The Kenya Wildlife Service (KWS) has launched a drive to tame the rising cases of human wildlife conflicts in Lake Victoria.
Through a drive dubbed safe access to water, KWS plans to create awareness on how people living within the lake basin can derive economic benefits from the water body without being in conflict with wildlife.
KWS Senior Assistant Director in charge of the Western Conservation area Ms. Catherine Wambani said the project to be implemented jointly with the 13 county governments in the area will see the number of human wildlife conflicts cases reduced.
Wambani said through partnership with the devolved units, Community Based Organizations (CBOs) and members of the public, sensitization drives on how to coexist with wildlife shall be scaled up across the region.
This, she said, was a long term measure to reverse the negative effects of the menace and at the same time save the agency millions of shillings in compensation fees to victims.
Over the last two years, the water levels in Lake Victoria have risen resulting in a spike in the number of wildlife attacks. The victims mainly attacked by hippos, crocodiles and snakes continue to flock to KWS offices seeking compensation with some family members who have lost loved ones left traumatized.
“Human life can never be compensated. There is no amount of money that can compensate for the loss of human life, maiming and suffering,” she said.
Wambani made the remarks at Tom Mboya Labour College in Kisumu during a public participation exercise on the review of rates to national parks, game reserves and sanctuaries
She said the project to be spearheaded by the County Wildlife Conservation Committees which are chaired by County Commissioners will act as a deterrent measure to ensure that fishermen, tourists and other people who use the lake to earn a livelihood remain safe.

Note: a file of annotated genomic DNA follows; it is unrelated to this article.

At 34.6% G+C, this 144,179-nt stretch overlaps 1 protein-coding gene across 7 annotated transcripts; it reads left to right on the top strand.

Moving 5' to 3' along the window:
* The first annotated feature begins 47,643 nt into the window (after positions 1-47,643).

“The main objective of this project is to provide support to these people to prevent the damage, injury and loss of lives,” she said.
“We take cognizance of the fact that these people must access the lake. The crocodiles, snakes and hippos live in the lake and must come on land from time to time to feed. That interaction must be safe,” she added.
Besides the sensitization and training, KWS, she added, was looking for alternative ways to support the community to go about their economic activities without getting into conflict with the wild animals.
“This is a day to day challenge which KWS cannot handle on its own. That is why we are taking this multi-agency approach to address the matter,” she said. .
The proposal to review the rates, she said, was necessitated by the fluctuation of visitors to the parks as the sector recovers from the effects of Covid-19 lock down. “We are looking at how we can make it possible for our parks to receive visitation consistently throughout the year,” she said.
The review, she added targets to generate revenue to refurbish and upgrade the parks and sanctuaries as the country angles to become a regional tourism hub.
By Chris Mahandara